Rohan Smith, The Advertiser, July 11, 2018
“IF WE have to declare war on Channel 7, then that’s what we’re going to do.”
Those are the words of a fed-up member of the African community in Melbourne leading a push to gather outside the television network’s headquarters on Friday afternoon.
Titan Debirioun is demanding an apology from the Sunday Night program over a “racist” story that aired last weekend promising to shine a light on “African gangs running riot, terrorising, robbing, wreaking havoc”.
On Facebook, Mr Debirioun wrote that the media “continues to vilify and demonise our community year after year” and “it seems that we’ve been downgraded from people into juicy headlines guaranteed to raise viewership”.
In a video ahead of a planned, peaceful protest, he said the media has “pretty much waged war against our community”.
“You guys are making people fear us for no reason,” he said. “You’re making people look at us like we’re monsters. We’re just like anyone else. We have dreams, we have aspirations, we have hardworking people that are trying to change their lives.
“By you guys continuing to spread this agenda, you’re pretty much destroying these people’s future and their reputation.
“I’m not going to let that happen anymore. It’s over for that. We’re going to start fighting back, we’re going to make sure we protect our community and our image.
“When you are one the most prevalent media sources in Australia, what you say affects millions of people, and it seems Channel 7 doesn’t care about that. They’re just trying to scare the general populous.
“We are going to fight back. We’re going to protest until we get an apology … We have allowed them to diminish our whole reputation. I’m not going to allow Channel 7 to bully my people, make money off it, keep on pushing this bulls**t agenda.
“I think it’s time to stop with the whole ‘African gangs’ approach. You guys are feeding ignorance. You’re giving people lies to feed their belief that we’re somehow lesser beings.
It’s been three years and enough is enough.
“We’re going to start holding you guys accountable for your actions. If that means we have to continuously protest and pretty much declare war on Channel 7, a verbal war, a war on rights, then that’s what we’re going to do.”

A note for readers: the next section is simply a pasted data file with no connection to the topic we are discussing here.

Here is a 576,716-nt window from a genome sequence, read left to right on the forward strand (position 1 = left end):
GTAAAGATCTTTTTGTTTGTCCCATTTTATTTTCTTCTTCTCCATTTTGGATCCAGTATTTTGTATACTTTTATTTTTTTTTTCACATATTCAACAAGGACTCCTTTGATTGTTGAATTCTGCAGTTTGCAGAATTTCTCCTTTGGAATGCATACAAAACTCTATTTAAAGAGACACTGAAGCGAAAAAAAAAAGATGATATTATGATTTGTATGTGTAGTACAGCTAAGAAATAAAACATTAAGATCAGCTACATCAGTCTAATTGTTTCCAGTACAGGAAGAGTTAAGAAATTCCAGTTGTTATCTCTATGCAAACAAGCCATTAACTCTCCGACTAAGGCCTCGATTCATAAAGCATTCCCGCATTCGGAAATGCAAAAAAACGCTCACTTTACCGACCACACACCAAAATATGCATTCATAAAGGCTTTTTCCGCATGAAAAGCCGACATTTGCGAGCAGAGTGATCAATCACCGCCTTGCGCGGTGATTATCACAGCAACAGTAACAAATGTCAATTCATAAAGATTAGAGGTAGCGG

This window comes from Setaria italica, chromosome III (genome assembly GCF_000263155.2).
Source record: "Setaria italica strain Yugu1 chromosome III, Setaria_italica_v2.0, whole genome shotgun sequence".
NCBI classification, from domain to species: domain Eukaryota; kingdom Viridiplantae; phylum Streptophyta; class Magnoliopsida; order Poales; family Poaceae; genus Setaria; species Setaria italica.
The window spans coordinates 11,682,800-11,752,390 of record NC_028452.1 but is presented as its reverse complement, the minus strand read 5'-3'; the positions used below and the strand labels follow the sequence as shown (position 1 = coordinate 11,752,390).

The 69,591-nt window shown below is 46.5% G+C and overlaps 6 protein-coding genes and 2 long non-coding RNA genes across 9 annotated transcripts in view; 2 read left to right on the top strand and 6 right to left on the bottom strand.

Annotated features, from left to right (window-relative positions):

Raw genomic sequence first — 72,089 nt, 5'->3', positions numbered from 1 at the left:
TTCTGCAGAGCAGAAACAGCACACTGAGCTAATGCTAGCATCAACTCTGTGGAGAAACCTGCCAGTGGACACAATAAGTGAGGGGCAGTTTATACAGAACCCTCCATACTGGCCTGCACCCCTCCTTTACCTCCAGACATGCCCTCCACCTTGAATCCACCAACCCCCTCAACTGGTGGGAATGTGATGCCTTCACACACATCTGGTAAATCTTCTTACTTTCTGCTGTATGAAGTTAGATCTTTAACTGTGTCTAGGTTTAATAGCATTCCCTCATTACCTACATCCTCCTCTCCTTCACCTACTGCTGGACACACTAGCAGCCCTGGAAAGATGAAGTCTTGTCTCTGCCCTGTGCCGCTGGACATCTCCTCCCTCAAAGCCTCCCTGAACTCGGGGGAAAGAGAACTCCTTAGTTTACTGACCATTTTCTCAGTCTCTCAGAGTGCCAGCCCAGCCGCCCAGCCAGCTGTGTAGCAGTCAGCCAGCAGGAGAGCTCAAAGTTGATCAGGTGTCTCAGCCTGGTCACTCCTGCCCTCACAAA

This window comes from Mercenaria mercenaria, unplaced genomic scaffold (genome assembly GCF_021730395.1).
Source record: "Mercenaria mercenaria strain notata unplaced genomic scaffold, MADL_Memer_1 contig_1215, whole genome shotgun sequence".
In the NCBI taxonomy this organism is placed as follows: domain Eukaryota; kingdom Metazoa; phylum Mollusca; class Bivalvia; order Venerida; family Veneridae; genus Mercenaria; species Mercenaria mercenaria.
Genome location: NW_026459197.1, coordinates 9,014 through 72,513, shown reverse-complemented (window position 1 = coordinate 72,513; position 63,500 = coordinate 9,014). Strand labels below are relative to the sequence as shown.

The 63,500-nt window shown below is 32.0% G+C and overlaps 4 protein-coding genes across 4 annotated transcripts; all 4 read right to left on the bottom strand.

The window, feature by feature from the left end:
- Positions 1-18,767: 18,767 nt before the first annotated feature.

The protest has been planned for 4pm on Friday at Seven News headquarters on Harbour Esplanade and more than 1100 people have registered their interest in attending.
It follows a controversial story featuring reporter Alex Cullen that was criticised before it even went to air. Community leaders from South Sudan were quick to claim their countrymen and women were being treated like “criminals”.
Cullen is the same reporter who presented the much-hyped interview between former deputy prime minister Barnaby Joyce and the mother to his new baby, Vikki Campion, last month.
Melbourne-based lawyer Maker Mayek, who is originally from South Sudan, urged viewers to boycott the program rather than watch the “bogus story”.
“Africans love this country as much as any other Australian and have no interest to harm others,” he wrote on Twitter.
Comedian Meshel Laurie wrote it was “racist bulls**t”.
The Sunday Night program aired an interview with Melbourne woman Elaine French, who was working at a high-end jewellery store in Toorak when it was robbed by a group of men.
Described as a “broken woman”, Ms French said the robbery had ruined her life.
“I don’t have a life anymore. These four walls is where I live. I’m too nervy. I can’t go to a shopping centre because if I ran into a coloured person I’d be having a panic attack again,” she said.
The hysteria around African gangs peaked in January when Home Affairs Minister Peter Dutton said people in Melbourne were “too scared to go to restaurants because of African gang violence”.
Prime Minister Malcolm Turnbull also weighed in, accusing Victorian Premier Daniel Andrews of failing to deal with gang violence in Melbourne.
But the Prime Minister’s comments were called out by an African community leader who accused him of using Sudanese “street gang” problems in Victoria to score political points.
News.com.au invited Channel 7 to respond to the criticisms but is yet to receive a response.